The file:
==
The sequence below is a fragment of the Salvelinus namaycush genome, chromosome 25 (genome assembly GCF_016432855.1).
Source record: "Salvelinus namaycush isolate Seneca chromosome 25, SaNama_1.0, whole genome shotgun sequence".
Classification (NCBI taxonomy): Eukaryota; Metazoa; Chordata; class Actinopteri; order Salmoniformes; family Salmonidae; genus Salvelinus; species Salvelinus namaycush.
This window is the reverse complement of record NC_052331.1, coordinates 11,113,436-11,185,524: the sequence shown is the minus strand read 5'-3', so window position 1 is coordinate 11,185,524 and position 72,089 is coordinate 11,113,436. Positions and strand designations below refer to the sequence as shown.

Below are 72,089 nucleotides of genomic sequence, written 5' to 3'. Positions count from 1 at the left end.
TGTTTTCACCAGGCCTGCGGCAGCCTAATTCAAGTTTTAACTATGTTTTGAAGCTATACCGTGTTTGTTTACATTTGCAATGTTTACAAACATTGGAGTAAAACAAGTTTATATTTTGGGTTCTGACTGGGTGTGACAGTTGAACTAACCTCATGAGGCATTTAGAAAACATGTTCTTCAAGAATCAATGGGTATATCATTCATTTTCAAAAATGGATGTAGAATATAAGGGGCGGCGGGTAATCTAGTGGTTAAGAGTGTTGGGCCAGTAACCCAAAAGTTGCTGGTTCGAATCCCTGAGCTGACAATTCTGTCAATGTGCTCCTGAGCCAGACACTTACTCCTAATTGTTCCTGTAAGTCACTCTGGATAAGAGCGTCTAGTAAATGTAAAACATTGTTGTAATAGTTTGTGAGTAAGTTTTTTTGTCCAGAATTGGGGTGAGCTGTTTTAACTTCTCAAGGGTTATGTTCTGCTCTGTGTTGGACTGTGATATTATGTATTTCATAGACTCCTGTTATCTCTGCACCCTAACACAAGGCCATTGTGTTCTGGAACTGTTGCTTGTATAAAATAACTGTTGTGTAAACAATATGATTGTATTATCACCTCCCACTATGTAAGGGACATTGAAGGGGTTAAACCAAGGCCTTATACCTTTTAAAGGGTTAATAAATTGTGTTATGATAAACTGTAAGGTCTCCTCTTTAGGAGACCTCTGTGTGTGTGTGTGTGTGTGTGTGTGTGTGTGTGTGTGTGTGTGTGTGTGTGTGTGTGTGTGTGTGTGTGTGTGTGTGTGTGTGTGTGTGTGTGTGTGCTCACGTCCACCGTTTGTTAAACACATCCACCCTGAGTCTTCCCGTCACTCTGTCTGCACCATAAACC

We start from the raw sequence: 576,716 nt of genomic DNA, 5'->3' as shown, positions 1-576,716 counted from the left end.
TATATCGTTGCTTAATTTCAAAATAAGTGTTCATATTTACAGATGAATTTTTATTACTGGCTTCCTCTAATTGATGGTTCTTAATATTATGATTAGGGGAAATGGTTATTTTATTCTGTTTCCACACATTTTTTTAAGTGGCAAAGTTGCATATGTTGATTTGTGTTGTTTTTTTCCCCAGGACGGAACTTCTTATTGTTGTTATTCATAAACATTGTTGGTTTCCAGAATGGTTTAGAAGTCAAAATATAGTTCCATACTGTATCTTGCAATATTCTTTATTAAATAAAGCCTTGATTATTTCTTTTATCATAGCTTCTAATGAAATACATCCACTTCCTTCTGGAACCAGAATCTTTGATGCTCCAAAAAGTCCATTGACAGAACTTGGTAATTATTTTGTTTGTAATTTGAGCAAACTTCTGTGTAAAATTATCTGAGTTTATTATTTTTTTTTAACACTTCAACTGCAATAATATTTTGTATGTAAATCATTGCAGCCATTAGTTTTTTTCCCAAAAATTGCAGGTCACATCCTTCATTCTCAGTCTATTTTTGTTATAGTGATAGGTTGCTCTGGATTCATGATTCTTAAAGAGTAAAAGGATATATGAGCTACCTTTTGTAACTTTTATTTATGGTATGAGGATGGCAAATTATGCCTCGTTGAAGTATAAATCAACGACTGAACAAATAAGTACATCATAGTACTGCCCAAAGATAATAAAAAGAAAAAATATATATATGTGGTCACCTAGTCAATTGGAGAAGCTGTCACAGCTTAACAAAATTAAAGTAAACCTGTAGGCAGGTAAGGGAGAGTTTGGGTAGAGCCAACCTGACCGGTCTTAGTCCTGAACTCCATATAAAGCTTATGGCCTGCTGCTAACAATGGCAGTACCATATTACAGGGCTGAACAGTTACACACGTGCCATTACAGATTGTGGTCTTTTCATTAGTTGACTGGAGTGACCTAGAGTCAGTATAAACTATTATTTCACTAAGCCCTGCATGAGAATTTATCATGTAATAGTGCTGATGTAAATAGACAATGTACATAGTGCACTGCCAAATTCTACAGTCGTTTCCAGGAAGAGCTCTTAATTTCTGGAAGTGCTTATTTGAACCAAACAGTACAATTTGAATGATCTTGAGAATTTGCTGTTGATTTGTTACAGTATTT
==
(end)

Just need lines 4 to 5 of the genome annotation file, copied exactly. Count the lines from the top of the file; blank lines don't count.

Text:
This window is the reverse complement of record NC_052331.1, coordinates 11,113,436-11,185,524: the sequence shown is the minus strand read 5'-3', so window position 1 is coordinate 11,185,524 and position 72,089 is coordinate 11,113,436. Positions and strand designations below refer to the sequence as shown.

Below are 72,089 nucleotides of genomic sequence, written 5' to 3'. Positions count from 1 at the left end.